AG Barr backs church after city issued fines to drive-in service attendees

The coronavirus pandemic has led to a crackdown on social distancing by state and local governments, with churches being a frequent target. Among them is Temple Baptist Church in Greenville, Mississippi, where parishioners attending a drive-up service were recently hit with $500 fines despite remaining in their cars and adhering to CDC social distancing guidelines.

The church has responded with a lawsuit, and on Tuesday, Attorney General Bill Barr announced that the Department of Justice would be backing them up.

DOJ backs church

“Today, the Department filed a Statement of Interest in support of a church in Mississippi that allegedly sought to hold parking lot worship services, in which congregants listened to their pastor preach over their car radios, while sitting in their cars in the church parking lot with their windows rolled up,” Barr declared.

“The City of Greenville fined congregants $500 per person for attending these parking lot services – while permitting citizens to attend nearby drive-in restaurants, even with their windows open,” he continued.

“The City appears to have thereby singled churches out as the only essential service (as designated by the state of Mississippi) that may not operate despite following all CDC and state recommendations regarding social distancing.”

The Justice Department’s statement of interest says Temple Baptist’s case “raises issues of national public importance regarding the interplay between the government’s compelling interest in protecting public health and safety from COVID-19 and citizens’ fundamental right to free exercise of religion.”

It goes on to say, “The allegations in this complaint strongly suggest that the city’s prohibition of drive-in church services, despite the inclusion of measures to reduce the risk such as requiring people to remain in their cars, are neither neutral nor generally applicable.”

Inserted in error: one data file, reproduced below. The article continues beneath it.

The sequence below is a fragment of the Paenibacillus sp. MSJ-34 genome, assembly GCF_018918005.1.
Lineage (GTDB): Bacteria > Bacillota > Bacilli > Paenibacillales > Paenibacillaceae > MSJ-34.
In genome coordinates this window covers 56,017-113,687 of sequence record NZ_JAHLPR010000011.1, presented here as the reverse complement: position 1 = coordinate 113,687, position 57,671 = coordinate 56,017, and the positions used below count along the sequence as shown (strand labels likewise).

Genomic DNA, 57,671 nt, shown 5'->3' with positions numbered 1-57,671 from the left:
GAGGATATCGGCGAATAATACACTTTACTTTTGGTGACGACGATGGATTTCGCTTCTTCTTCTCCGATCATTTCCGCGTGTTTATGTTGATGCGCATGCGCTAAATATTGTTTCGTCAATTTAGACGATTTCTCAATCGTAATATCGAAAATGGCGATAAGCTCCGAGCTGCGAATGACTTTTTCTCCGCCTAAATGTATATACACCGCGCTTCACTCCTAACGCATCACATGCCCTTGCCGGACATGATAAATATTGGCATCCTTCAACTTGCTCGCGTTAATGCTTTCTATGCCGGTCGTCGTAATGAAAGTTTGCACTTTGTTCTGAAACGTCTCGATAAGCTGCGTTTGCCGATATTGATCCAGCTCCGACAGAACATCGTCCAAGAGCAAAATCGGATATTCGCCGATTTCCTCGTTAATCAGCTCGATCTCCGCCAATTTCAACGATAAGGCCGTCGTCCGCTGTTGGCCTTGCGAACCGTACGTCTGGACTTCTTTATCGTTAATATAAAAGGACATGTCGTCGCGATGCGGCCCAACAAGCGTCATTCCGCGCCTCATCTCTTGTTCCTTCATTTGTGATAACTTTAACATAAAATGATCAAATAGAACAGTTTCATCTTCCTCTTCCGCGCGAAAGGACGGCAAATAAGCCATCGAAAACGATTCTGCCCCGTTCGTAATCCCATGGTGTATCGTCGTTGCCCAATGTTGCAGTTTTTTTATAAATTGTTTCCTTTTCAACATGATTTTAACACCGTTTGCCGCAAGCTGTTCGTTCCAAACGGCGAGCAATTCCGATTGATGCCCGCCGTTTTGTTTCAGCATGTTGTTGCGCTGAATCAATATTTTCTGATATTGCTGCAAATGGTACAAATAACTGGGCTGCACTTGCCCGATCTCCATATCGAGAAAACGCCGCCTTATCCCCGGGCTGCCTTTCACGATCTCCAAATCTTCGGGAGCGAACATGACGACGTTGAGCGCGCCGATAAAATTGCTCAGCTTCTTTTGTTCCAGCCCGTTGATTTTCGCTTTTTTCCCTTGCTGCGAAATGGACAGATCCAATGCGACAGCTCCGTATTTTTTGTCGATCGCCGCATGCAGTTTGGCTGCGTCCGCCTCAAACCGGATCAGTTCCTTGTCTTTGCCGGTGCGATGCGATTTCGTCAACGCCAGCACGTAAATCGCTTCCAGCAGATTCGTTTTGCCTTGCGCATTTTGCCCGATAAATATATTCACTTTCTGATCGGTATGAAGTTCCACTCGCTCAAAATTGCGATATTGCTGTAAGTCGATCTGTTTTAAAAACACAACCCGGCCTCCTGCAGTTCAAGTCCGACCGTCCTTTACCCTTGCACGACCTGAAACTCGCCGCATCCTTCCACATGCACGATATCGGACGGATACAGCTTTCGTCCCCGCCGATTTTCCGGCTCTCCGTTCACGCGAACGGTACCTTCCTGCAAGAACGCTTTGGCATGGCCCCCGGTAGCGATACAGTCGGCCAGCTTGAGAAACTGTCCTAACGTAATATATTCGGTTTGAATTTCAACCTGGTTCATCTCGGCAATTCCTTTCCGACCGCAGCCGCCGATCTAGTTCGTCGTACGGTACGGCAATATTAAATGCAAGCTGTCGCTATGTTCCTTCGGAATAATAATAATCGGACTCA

“According to the city, ‘ALL businesses and industries deemed essential by state and federal orders’ may continue operations…and the state has designated churches such as the one here as essential.”

“Nevertheless, the city barred the church from holding services even if the church adheres to CDC and Mississippi COVID-19 guidelines for essential operations.” This, the filing contends, represents an impermissible targeting of the church and its members.

Federal judge sides with Kentucky church

Greensville isn’t the only locality to go after drive-in churches: the Democrat mayor of Louisville, Kentucky issued an order banning them last week during the lead up to Easter Sunday.

However, a federal judge shot the move down, calling it something he “never expected to see outside the pages of a dystopian novel, or perhaps the pages of The Onion.”

In his opinion, Trump-appointee Justin Walker condemned Mayor Greg Fischer’s edict as “stunning” and “unconstitutional” while issuing a temporary restraining order to block its enforcement.

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